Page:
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High-dose vitamin D prevents fractures in elderly

Reuters Health—July 5, 2012

A new analysis of nearly a dozen studies testing vitamin D in older individuals has concluded that it takes a daily dose of at least 800 international units (IU) to consistently prevent broken bones.

A dose that high was found to reduce the risk of hip fracture by 30 percent and other breaks by 14 percent. Lower doses didn't have any effect.

The report, published in the New England Journal of Medicine, also suggests that too much calcium -- perhaps more than 1,000 milligrams (mg) per day -- can weaken the benefit.

The Institute of Medicine recommends that most adults get 1,000 to 1,200 mg of calcium per day and 600 to 800 IU of vitamin D. It sets a recommended upper limit at 2,000 mg of calcium and 4,000 IU of vitamin D.

Dr. Richard Bockman, a hormone expert at Hospital for Special Surgery in New York, said the findings are an important counterbalance to last month's widely-reported recommendation by the U.S. Preventive Services Task Force.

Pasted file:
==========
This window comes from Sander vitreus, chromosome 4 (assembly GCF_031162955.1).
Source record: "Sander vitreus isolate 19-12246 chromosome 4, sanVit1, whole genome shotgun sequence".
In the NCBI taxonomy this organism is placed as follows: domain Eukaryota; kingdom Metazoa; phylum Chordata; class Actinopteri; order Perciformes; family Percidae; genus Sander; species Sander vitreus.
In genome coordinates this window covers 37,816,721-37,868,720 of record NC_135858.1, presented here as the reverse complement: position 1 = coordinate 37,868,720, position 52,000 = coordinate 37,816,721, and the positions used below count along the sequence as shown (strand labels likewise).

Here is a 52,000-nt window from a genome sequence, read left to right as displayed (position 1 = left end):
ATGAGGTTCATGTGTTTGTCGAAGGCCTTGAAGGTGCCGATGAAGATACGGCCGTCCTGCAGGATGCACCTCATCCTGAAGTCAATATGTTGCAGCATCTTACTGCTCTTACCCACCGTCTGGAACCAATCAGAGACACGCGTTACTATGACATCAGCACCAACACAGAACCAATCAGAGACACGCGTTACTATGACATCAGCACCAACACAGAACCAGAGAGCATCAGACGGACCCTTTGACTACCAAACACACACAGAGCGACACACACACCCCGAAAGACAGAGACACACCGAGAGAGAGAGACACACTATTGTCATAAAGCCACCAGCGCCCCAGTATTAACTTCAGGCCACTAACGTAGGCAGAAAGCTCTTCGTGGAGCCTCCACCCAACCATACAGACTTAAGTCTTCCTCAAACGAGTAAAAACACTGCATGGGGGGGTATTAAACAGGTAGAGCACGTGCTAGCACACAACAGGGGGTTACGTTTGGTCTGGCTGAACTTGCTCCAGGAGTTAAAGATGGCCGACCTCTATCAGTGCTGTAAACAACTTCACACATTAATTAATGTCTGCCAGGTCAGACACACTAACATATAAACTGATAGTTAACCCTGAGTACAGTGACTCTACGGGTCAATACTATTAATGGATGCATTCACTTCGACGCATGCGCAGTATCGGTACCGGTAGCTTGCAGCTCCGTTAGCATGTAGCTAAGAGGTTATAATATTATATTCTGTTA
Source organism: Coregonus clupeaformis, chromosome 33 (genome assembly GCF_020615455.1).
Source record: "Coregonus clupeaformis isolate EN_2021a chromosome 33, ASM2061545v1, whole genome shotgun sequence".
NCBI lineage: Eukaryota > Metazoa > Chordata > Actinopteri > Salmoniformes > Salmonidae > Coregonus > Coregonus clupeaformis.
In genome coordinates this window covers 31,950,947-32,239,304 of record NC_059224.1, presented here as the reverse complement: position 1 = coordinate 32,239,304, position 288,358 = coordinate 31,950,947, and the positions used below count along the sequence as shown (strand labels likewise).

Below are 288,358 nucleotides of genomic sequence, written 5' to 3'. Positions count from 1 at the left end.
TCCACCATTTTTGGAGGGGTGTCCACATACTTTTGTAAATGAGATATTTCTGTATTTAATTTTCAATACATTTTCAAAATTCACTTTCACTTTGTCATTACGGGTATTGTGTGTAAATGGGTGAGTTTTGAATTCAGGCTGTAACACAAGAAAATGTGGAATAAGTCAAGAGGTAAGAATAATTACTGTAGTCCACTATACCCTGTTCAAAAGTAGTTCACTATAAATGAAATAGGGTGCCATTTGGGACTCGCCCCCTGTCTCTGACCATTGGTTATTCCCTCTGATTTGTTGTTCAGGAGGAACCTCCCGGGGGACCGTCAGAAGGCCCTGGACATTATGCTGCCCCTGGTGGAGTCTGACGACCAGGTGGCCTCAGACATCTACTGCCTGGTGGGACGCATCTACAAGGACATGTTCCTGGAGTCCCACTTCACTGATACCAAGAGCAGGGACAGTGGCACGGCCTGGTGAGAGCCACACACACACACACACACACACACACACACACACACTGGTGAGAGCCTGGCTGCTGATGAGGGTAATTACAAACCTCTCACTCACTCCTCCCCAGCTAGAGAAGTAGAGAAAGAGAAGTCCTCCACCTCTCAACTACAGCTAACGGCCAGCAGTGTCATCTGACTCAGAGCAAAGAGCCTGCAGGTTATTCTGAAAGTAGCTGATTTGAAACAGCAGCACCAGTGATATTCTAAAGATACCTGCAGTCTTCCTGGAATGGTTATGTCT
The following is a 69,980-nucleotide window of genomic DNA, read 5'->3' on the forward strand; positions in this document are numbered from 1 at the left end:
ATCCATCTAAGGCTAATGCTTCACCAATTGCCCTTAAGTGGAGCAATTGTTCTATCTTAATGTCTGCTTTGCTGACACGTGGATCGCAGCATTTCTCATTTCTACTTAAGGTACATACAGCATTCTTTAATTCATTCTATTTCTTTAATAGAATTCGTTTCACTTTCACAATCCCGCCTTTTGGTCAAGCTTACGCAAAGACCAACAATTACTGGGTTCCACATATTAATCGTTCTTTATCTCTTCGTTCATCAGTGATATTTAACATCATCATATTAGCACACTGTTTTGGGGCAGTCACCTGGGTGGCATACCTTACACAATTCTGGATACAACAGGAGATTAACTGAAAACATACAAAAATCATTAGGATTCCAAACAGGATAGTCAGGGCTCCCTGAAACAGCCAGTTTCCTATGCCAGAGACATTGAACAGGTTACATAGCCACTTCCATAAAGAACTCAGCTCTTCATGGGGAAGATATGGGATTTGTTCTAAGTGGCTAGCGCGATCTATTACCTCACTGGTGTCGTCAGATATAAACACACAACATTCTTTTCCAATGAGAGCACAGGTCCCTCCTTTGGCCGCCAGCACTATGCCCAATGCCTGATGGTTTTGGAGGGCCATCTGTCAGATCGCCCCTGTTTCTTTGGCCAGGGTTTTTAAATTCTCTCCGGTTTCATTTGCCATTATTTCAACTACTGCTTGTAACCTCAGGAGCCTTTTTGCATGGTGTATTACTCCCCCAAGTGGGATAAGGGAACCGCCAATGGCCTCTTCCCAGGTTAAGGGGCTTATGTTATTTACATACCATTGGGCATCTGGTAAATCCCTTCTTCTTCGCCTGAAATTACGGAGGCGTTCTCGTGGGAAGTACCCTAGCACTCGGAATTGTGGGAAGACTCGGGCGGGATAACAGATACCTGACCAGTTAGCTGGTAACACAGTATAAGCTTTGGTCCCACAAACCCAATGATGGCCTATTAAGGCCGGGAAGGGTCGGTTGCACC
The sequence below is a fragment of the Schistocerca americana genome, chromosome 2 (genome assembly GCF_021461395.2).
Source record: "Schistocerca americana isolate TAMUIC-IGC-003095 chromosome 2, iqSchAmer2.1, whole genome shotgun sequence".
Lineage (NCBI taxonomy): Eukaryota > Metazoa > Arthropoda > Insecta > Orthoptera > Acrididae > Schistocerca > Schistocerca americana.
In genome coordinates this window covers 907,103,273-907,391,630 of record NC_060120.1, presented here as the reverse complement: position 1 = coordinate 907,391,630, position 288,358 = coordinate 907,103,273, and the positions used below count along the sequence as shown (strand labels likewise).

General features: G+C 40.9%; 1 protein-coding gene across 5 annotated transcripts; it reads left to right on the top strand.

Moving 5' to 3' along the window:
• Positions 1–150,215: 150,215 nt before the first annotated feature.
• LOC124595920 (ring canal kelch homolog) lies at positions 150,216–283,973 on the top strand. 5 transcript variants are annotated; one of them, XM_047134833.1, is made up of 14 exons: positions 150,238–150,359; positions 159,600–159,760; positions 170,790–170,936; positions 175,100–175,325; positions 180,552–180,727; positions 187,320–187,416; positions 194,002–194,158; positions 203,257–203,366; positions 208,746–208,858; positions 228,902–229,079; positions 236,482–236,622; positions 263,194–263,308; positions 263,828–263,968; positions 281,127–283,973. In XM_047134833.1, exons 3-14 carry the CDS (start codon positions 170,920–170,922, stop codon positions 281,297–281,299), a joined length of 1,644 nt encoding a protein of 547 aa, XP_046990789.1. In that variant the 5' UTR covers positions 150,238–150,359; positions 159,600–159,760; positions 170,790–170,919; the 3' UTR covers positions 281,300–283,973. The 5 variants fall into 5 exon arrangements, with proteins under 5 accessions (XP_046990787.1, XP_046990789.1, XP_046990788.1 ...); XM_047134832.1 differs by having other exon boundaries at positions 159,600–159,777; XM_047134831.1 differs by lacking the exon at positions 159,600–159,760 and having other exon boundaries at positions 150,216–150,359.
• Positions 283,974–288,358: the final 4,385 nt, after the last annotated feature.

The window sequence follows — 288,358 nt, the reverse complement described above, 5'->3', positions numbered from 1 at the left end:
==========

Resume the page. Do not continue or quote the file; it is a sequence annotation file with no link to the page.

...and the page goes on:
The government-backed task force advised against taking doses of less than 400 IU of vitamin D with 1,000 mg of calcium and concluded the evidence was unclear for higher doses.

Bockman said the best trial is a 2003 study, known as the Trivedi trial, in which volunteers received an average of 800 IU per day as a single 100,000 IU dose every four months.

"It clearly showed a reduction in fracture risk in people who were getting vitamin D," he said.


This story originally appeared at reuters.com.


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